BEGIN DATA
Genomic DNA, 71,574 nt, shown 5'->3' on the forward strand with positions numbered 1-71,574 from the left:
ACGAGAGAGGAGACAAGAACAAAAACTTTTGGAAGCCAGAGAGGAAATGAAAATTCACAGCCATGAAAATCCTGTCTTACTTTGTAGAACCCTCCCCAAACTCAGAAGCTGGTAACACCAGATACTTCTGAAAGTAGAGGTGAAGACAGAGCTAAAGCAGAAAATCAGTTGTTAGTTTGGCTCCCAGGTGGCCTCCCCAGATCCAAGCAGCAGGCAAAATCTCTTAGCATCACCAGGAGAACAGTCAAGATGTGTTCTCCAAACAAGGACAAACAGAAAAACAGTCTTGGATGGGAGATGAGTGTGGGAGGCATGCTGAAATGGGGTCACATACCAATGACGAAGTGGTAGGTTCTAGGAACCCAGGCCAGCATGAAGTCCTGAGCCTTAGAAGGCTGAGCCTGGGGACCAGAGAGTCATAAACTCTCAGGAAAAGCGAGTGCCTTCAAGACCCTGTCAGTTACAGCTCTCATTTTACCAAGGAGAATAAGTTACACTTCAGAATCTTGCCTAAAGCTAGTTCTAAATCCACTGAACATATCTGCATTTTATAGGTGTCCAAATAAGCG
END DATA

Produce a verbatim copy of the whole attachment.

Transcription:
Genomic DNA, 71,574 nt, shown 5'->3' on the forward strand with positions numbered 1-71,574 from the left:
ACGAGAGAGGAGACAAGAACAAAAACTTTTGGAAGCCAGAGAGGAAATGAAAATTCACAGCCATGAAAATCCTGTCTTACTTTGTAGAACCCTCCCCAAACTCAGAAGCTGGTAACACCAGATACTTCTGAAAGTAGAGGTGAAGACAGAGCTAAAGCAGAAAATCAGTTGTTAGTTTGGCTCCCAGGTGGCCTCCCCAGATCCAAGCAGCAGGCAAAATCTCTTAGCATCACCAGGAGAACAGTCAAGATGTGTTCTCCAAACAAGGACAAACAGAAAAACAGTCTTGGATGGGAGATGAGTGTGGGAGGCATGCTGAAATGGGGTCACATACCAATGACGAAGTGGTAGGTTCTAGGAACCCAGGCCAGCATGAAGTCCTGAGCCTTAGAAGGCTGAGCCTGGGGACCAGAGAGTCATAAACTCTCAGGAAAAGCGAGTGCCTTCAAGACCCTGTCAGTTACAGCTCTCATTTTACCAAGGAGAATAAGTTACACTTCAGAATCTTGCCTAAAGCTAGTTCTAAATCCACTGAACATATCTGCATTTTATAGGTGTCCAAATAAGCG